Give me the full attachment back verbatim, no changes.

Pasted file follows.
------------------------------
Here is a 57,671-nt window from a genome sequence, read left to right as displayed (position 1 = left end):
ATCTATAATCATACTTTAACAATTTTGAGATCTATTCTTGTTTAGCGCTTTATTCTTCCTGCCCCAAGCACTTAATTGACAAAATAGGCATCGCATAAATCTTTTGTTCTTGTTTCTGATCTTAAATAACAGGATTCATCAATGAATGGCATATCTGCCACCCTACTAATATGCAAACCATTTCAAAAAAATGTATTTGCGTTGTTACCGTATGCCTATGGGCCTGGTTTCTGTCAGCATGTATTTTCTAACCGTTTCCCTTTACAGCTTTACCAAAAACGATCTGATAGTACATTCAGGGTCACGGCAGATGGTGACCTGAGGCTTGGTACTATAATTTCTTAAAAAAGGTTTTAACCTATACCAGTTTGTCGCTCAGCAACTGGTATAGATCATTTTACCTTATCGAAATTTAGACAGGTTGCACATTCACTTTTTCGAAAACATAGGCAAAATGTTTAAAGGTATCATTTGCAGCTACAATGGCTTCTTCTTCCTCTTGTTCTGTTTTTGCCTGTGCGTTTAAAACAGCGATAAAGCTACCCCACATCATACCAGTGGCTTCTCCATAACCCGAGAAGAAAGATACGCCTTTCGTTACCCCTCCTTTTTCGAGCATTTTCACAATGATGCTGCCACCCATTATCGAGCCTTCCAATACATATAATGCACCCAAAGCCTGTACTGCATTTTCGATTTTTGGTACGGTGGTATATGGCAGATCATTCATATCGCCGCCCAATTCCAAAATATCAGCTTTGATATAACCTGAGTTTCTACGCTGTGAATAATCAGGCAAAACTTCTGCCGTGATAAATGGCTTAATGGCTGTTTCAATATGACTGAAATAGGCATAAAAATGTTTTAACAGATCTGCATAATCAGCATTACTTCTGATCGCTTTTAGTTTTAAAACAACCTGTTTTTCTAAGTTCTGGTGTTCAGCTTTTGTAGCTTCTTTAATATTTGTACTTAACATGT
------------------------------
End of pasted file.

Here is a 57,671-nt window from a genome sequence, read left to right as displayed (position 1 = left end):
ATCTATAATCATACTTTAACAATTTTGAGATCTATTCTTGTTTAGCGCTTTATTCTTCCTGCCCCAAGCACTTAATTGACAAAATAGGCATCGCATAAATCTTTTGTTCTTGTTTCTGATCTTAAATAACAGGATTCATCAATGAATGGCATATCTGCCACCCTACTAATATGCAAACCATTTCAAAAAAATGTATTTGCGTTGTTACCGTATGCCTATGGGCCTGGTTTCTGTCAGCATGTATTTTCTAACCGTTTCCCTTTACAGCTTTACCAAAAACGATCTGATAGTACATTCAGGGTCACGGCAGATGGTGACCTGAGGCTTGGTACTATAATTTCTTAAAAAAGGTTTTAACCTATACCAGTTTGTCGCTCAGCAACTGGTATAGATCATTTTACCTTATCGAAATTTAGACAGGTTGCACATTCACTTTTTCGAAAACATAGGCAAAATGTTTAAAGGTATCATTTGCAGCTACAATGGCTTCTTCTTCCTCTTGTTCTGTTTTTGCCTGTGCGTTTAAAACAGCGATAAAGCTACCCCACATCATACCAGTGGCTTCTCCATAACCCGAGAAGAAAGATACGCCTTTCGTTACCCCTCCTTTTTCGAGCATTTTCACAATGATGCTGCCACCCATTATCGAGCCTTCCAATACATATAATGCACCCAAAGCCTGTACTGCATTTTCGATTTTTGGTACGGTGGTATATGGCAGATCATTCATATCGCCGCCCAATTCCAAAATATCAGCTTTGATATAACCTGAGTTTCTACGCTGTGAATAATCAGGCAAAACTTCTGCCGTGATAAATGGCTTAATGGCTGTTTCAATATGACTGAAATAGGCATAAAAATGTTTTAACAGATCTGCATAATCAGCATTACTTCTGATCGCTTTTAGTTTTAAAACAACCTGTTTTTCTAAGTTCTGGTGTTCAGCTTTTGTAGCTTCTTTAATATTTGTACTTAACATGT